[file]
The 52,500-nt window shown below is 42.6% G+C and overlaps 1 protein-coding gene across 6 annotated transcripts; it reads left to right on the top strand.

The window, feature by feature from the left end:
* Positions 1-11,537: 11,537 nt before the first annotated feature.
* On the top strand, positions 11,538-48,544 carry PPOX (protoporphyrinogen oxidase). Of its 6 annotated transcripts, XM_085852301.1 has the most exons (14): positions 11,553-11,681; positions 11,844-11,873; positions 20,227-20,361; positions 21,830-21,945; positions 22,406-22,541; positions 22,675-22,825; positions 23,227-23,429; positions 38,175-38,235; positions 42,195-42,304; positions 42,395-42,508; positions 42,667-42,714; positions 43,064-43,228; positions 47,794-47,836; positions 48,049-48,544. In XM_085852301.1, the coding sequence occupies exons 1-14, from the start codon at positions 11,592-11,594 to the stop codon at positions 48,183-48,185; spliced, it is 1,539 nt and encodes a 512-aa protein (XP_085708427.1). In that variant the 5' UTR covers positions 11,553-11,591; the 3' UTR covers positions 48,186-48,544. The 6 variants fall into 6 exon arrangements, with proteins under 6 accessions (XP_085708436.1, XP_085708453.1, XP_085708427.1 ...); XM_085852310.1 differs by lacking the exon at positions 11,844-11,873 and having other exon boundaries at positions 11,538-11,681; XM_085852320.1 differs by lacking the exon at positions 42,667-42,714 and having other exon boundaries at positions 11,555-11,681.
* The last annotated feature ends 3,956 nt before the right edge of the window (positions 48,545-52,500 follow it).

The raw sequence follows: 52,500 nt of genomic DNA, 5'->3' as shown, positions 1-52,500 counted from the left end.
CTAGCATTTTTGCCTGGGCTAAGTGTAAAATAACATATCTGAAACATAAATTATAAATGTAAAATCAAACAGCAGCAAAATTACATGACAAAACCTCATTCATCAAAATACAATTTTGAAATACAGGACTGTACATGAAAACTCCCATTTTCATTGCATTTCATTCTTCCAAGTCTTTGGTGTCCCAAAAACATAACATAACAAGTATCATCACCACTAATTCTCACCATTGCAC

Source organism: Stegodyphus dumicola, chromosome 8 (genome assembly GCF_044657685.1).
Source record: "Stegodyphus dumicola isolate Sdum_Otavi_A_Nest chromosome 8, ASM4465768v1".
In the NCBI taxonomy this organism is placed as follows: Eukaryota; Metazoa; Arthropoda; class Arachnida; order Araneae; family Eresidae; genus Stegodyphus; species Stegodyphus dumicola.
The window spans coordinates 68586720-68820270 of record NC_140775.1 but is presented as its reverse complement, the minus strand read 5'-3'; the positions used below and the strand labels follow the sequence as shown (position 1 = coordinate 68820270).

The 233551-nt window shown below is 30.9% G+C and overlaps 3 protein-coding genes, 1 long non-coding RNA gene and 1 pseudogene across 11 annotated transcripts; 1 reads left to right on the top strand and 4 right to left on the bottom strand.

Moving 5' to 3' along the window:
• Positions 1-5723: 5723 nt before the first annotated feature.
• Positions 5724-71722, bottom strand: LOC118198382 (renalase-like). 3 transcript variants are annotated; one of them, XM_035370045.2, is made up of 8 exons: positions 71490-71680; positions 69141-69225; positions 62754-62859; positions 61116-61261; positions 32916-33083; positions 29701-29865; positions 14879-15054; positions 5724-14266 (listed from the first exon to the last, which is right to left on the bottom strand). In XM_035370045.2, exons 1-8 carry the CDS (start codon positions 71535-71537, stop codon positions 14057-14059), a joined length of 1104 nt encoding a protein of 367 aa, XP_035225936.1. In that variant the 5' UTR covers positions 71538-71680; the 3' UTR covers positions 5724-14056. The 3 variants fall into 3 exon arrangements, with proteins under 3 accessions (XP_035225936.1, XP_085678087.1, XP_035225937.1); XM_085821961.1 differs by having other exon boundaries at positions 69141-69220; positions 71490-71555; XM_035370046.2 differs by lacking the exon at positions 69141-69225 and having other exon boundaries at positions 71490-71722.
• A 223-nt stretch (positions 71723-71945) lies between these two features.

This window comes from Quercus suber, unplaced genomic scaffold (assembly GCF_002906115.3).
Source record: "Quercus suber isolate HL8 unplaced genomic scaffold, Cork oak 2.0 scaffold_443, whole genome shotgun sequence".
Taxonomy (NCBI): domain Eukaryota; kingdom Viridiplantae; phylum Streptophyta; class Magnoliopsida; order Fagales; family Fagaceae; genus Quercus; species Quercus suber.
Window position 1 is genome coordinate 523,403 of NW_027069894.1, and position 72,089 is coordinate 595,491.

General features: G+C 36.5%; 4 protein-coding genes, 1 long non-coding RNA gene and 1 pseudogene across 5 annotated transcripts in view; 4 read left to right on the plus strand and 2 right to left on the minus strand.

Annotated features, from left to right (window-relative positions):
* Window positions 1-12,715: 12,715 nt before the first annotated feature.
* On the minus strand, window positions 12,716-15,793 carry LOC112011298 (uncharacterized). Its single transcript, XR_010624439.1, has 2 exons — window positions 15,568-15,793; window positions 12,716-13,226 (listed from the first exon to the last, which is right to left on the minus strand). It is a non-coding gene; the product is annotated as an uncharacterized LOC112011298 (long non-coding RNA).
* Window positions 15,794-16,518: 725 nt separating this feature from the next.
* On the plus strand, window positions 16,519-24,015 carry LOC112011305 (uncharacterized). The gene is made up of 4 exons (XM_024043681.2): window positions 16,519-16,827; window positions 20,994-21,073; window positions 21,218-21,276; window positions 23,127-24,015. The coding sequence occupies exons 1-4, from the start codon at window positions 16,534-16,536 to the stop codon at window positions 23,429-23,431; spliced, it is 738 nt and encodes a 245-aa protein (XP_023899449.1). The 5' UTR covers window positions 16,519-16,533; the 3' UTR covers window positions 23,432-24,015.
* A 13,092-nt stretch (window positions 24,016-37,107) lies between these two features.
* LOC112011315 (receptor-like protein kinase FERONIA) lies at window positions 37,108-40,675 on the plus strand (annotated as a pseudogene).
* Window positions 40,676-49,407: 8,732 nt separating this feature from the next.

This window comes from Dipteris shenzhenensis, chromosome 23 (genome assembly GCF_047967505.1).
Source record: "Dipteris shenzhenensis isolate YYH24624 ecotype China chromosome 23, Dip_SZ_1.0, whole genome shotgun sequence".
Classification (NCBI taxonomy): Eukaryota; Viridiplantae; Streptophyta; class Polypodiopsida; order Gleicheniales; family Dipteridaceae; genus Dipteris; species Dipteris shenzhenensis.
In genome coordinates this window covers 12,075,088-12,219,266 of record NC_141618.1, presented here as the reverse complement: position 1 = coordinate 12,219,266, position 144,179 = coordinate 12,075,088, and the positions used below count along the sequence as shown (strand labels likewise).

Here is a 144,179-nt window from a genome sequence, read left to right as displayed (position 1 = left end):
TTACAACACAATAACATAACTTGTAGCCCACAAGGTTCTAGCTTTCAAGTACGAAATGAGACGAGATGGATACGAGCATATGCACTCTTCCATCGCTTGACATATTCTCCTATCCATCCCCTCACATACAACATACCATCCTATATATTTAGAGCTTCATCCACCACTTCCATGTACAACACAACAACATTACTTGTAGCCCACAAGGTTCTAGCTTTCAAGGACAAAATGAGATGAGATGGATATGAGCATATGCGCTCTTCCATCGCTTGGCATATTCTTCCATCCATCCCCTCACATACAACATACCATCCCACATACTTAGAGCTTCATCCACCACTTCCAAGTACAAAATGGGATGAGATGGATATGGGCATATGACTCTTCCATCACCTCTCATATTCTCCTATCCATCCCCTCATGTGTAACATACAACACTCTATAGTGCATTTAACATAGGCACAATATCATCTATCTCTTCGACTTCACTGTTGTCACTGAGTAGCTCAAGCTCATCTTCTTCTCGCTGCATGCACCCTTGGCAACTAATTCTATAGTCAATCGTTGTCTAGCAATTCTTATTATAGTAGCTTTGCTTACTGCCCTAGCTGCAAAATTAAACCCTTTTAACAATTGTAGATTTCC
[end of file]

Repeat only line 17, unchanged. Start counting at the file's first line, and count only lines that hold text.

This window comes from Quercus suber, unplaced genomic scaffold (assembly GCF_002906115.3).